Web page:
Sling Media has been the go-to provider for video placeshifting solutions for nearly seven years now. The California-based company launched its first Slingbox in 2005, enabling users to watch live television exactly as it was being broadcast to their homes on any Internet-connected PC. The company rolled out its first SlingPlayer Mobile application the following year and it hasn’t looked back, continuing to expand its mobile offering to support a wide range of popular platforms and devices. Sling Media will launch the latest addition to its mobile app lineup on Tuesday when it releases SlingPlayer Mobile for Amazon’s popular tablet, and we spent much of our weekend enjoying placeshifted live television on our Kindle Fire to test the new app. Check out a small gallery of screenshots below and hit the break for our early impressions of SlingPlayer Mobile for the Amazon Kindle Fire.More →
It looks like Sling Media and Verizon Wireless have inked a partnership that will bring the Slingbox experience to Verizon LTE smartphones. The service and accompanying fee, which was not disclosed, will provide users with the Slingbox hardware and software necessary to stream live television directly from their TVs to their Verizon, 4G mobile devices.
“Users can enjoy their TV while having their oil changed, waiting for a flight or taking a study break,” reads the press release. “Verizon Wireless customers will be able to sign up for the offer through V CAST Apps, Verizon Wireless’ mobile storefront, beginning later this year.”
The announcement also notes that the subscription fee will be applied to customers monthly wireless bill. Hit the jump for the full press release. More →
Sling Media announced Tuesday that its popular SlingPlayer Mobile software is now available for Windows Phone 7 devices. The mobile app will allow Windows Phone 7-powered handsets like the HTC Surround to stream live TV content from a home television via Wi-Fi or 3G. Sling Media uses a hardware component — a Slingbox — to capture signals from a user’s cable or satellite box and rebroadcast the content over the Internet using a private stream. Slingboxes can also stream content recorded with a DVR using the same technology. SlingPlayer Mobile for Windows Phone 7 is available immediately in the Windows Marketplace for $29.99. Hit the jump for Sling’s full press release. More →
Today is a great day for the forever on the go TV addict, as the the latest version of SlingPlayer Mobile for iPhone has arrived and brought 3G streaming with it. Available in the iTunes App Store for the princely sum of $30, SlingPlayer Mobile the other week won AT&T’s nod of approval thanks to its a new optimization live streaming optimization method that AT&T has been tinkering with since late last year. So far we’ve heard and read that the app runs fairly well in heavily congested metropolitan areas, but we’re pretty keen to know the experience of our readers first hand. After all, you’re one good looking and intelligent bunch and we think this version is slightly different than the 3G-enabled version we’ve been using. More →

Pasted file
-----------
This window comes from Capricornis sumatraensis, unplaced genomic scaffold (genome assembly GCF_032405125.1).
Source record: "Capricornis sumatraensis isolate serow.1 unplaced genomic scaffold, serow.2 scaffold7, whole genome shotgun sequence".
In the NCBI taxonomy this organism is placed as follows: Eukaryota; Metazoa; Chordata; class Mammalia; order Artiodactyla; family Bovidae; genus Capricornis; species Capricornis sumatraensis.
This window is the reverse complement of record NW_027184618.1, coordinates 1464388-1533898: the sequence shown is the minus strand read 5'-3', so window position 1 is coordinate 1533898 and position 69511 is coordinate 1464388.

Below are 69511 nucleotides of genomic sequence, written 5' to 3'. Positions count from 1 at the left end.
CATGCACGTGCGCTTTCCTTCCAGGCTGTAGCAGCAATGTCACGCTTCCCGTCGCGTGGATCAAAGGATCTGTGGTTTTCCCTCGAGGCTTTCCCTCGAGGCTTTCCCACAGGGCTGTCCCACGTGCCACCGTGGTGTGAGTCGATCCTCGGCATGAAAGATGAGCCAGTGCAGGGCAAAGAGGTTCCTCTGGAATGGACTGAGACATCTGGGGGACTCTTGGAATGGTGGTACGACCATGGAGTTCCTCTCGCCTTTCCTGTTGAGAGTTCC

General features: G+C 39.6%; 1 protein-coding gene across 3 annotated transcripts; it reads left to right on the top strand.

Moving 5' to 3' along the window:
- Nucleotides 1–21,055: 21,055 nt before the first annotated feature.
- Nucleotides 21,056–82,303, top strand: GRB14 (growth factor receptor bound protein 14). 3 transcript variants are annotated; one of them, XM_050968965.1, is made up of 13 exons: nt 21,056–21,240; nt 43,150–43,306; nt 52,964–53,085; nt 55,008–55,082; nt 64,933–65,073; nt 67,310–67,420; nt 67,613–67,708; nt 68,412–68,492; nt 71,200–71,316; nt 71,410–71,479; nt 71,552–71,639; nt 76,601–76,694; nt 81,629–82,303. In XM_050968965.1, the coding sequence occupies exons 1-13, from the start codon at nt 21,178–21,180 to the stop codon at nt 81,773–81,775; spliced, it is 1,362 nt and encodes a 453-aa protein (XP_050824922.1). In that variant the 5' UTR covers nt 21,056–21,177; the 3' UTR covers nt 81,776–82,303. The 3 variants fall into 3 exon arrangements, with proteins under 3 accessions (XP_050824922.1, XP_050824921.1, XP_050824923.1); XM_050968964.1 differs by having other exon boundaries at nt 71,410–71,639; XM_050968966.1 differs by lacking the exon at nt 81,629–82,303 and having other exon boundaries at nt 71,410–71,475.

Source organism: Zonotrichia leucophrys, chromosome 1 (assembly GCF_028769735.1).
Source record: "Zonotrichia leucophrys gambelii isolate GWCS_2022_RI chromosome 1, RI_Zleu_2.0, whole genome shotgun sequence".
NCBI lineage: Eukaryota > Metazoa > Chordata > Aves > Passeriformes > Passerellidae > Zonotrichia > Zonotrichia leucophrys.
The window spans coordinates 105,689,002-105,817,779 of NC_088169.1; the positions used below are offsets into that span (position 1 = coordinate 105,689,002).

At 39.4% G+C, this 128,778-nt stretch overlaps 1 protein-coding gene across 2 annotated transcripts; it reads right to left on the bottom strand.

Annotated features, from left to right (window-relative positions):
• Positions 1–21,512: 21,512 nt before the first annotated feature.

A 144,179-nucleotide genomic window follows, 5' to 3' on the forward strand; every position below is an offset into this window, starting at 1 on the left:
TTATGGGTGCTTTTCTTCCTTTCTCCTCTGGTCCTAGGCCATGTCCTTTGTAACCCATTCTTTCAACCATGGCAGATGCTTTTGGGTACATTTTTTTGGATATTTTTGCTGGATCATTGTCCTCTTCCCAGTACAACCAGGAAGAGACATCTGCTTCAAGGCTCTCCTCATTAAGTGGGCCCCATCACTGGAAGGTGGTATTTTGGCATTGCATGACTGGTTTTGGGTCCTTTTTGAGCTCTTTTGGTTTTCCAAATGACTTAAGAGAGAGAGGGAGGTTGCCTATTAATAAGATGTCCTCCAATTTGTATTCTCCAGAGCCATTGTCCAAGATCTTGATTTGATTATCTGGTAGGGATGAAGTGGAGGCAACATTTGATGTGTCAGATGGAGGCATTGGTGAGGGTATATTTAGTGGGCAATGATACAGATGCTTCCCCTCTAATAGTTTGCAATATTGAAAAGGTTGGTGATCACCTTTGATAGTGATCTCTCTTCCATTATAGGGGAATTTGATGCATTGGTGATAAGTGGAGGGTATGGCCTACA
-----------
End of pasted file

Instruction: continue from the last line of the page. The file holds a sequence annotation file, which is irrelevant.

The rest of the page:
Yesterday, we told you about an official AT&T press release that boasted of a partnership between AT&T and Sling Media, maker of the popular streaming television appliance Slingbox. In the press release AT&T CEO Ralph de la Vega said, “Just as we’ve worked with Sling Media in this instance, we look forward to collaborating with other developers so that mobile customers can access a wider, more bandwidth-sensitive, and powerful range of applications in the future.” AT&T’s CEO was referring to a compromise reached over the Slingbox Mobile media player that was banned from AT&T’s network due to bandwidth concerns. In a subsequent interview de la Vega continued, “They [Sling Media] made important changes to more efficiently use 3G network bandwidth and conserve wireless spectrum so that we were able to support the app on our 3G mobile broadband network.” So, what’s the problem? When Ars Technica caught up with Sling Media’s John Santoro, he had this to say: “We didn’t change anything, AT&T never discussed any specific requirements with us.” Santoro went onto explain that the code to optimize the Slingbox Mobile’s video stream, based on connection quality and network traffic, has remained unchanged since Slingplayer Mobile was first launched. A little egg in the face for AT&T, but hey, we’re getting Slingplayer Mobile, and in the words of Sling Media, “whatever the reason, we’re just glad AT&T has approved it.”
UPDATE: It seems that SlingMedia did, in fact, work with AT&T on getting this approved after all. Apparently while no code changes to the streaming portion of the application was changed due to AT&T’s requests, Sling did update it during continued development. AT&T later approved the application on their network for usage on iPhone devices. More →